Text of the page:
Shelter Scotland hails ‘major victory’ as it drops Glasgow homelessness legal action

Shelter Scotland has revealed its intention to drop legal action taken against Glasgow City Council over homelessness after the announcement of a historic intervention by the Scottish Housing Regulator (SHR).

Shelter Scotland hails ‘major victory’ as it drops Glasgow homelessness legal action

Graeme Brown

The housing and homelessness charity began its bid for a judicial review into the local authority’s “unlawful practice of denying homeless people temporary accommodation”.

The move was the first time the organisation has taken such action against an entire council.

Less than three business hours before the case was called in the Court of Session, the SHR announced its unprecedented intervention after finding that a “significant number of people” are still failing to receive temporary and emergency accommodation when required.

That announcement led to Shelter Scotland agreeing to pause the first phase of court arguments to allow time to consider the scope of the Regulator’s plan.

Declaring a major victory in its ongoing campaign, the charity has now announced its intention to withdraw from the court process at this stage.

The charity began the legal challenge in August last year after official statistics were published showing the number of occasions that Glasgow City Council had breached its legal duty to provide adequate temporary accommodation was continuing to increase year on year. This was despite the council being four years into a five-year improvement plan agreed with the Regulator.

Graeme Brown, director of Shelter Scotland, said: “Until last month’s 11th-hour intervention, the Regulator was not using the full range of their legal powers to fix homelessness services in Glasgow.

“This Regulator inquiry is long overdue and would not have happened if it wasn’t for the 10,000 people in the city and beyond who gave us their support. It means that the regulator will focus on the failure by Glasgow City Council to meet its statutory obligations.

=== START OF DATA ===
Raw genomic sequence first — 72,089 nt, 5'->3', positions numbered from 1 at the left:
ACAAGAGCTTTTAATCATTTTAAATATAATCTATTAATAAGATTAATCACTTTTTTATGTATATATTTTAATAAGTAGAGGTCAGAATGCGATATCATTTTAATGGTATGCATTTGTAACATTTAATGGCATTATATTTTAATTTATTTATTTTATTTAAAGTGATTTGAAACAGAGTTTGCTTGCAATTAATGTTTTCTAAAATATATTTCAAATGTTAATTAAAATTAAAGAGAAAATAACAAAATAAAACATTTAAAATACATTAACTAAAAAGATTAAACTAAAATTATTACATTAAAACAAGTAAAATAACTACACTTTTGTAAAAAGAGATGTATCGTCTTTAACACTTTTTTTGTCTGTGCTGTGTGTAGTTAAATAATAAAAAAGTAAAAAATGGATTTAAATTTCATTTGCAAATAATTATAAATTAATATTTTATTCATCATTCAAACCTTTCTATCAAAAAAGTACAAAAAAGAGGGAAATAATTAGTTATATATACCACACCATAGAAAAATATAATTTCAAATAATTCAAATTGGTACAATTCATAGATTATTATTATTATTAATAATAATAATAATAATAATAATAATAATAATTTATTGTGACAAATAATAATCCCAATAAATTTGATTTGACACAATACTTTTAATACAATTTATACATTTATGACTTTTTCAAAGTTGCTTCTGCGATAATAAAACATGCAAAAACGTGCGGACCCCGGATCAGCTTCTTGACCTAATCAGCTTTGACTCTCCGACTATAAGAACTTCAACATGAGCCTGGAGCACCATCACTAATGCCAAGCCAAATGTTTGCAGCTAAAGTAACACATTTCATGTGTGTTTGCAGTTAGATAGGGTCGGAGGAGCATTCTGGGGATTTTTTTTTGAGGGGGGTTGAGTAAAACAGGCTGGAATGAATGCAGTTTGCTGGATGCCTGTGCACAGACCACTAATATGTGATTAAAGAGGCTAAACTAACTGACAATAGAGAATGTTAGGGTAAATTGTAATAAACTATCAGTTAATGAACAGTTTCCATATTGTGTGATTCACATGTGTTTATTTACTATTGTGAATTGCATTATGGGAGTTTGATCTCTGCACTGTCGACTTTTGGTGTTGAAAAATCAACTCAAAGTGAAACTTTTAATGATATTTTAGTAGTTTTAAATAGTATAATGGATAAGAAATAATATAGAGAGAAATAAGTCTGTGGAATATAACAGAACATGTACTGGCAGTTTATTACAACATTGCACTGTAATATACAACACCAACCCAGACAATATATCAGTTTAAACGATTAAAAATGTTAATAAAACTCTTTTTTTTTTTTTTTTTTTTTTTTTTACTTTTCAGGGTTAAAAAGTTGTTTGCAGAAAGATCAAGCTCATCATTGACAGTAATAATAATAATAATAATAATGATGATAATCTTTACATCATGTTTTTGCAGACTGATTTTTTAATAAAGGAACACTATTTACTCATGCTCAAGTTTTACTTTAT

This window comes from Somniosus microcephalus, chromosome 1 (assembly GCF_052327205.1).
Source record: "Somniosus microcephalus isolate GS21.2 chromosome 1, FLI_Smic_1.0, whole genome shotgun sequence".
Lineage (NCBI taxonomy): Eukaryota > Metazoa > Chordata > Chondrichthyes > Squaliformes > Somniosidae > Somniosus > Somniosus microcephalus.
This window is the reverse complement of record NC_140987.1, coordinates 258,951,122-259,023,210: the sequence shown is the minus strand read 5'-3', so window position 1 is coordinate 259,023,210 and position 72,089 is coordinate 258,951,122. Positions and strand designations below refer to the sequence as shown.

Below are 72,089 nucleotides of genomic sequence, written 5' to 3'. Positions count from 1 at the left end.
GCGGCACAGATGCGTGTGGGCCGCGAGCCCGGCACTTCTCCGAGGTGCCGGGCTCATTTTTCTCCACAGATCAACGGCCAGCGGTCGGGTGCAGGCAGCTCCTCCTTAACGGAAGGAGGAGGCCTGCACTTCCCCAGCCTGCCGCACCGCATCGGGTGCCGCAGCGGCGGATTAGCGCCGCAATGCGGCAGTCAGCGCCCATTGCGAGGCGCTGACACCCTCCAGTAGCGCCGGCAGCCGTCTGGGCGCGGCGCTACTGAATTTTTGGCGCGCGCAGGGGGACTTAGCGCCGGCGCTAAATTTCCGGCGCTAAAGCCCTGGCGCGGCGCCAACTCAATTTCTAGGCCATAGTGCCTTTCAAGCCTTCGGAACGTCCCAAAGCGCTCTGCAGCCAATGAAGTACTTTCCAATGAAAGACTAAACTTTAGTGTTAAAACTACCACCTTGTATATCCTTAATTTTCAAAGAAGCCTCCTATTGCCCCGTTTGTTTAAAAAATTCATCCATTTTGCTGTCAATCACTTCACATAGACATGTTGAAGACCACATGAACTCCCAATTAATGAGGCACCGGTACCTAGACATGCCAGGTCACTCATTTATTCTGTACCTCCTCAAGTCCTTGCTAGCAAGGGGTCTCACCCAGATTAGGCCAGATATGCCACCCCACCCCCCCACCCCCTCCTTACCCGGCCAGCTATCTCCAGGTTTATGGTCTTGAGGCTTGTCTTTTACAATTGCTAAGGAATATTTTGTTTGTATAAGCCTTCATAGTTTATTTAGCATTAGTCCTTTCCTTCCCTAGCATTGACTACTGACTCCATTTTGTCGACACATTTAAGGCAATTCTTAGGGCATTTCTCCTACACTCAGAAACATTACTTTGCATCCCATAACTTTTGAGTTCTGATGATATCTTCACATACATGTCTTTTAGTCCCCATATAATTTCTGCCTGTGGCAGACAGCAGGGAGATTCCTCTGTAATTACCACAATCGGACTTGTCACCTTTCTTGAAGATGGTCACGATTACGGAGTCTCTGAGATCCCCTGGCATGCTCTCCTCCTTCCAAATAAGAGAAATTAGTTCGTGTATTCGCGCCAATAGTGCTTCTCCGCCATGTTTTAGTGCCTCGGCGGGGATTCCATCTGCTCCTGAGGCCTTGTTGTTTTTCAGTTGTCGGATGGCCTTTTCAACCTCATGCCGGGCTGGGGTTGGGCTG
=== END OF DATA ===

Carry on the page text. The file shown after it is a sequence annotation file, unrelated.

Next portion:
“This is a huge victory for everyone who has supported us in our campaign to get Glasgow City Council to honour its legal responsibilities. Those in power were ignoring this massive injustice. They are not ignoring it anymore.

“Our attention now shifts to the Regulator and we will be sharing our evidence of the council’s ongoing failures from our Glasgow hub.”

Shelter Scotland emphasised that the problem has not gone away. Since the decision to pursue legal action was announced in August, almost 100 more people have come to the charity for help to get temporary accommodation.

Graeme Brown added: “The inquiry from the Scottish Housing Regulator brings new hope that this grave injustice can be stopped without going to court. The regulator still has the option to replace the city council’s management team if they cannot show that they are capable of upholding their legal duty to guarantee safe temporary accommodation to every homeless person who needs it. We will be providing all our evidence to the regulator to assist with its inquiry and we will also return to court if necessary.

“I want to thank our supporters and ask them to stick with us until we see an end to the disgraceful practice of gatekeeping in Glasgow. As we announce our intention to withdraw from the court process at this stage, the campaign continues.”

A Glasgow City Council spokeswoman said: “Shelter’s legal action had no impact on the Regulator’s decision and we welcome their move to abandon their court case.

“We are working constructively with the Regulator in order to improve homelessness services and our door remains open to Shelter to engage positively with us.”

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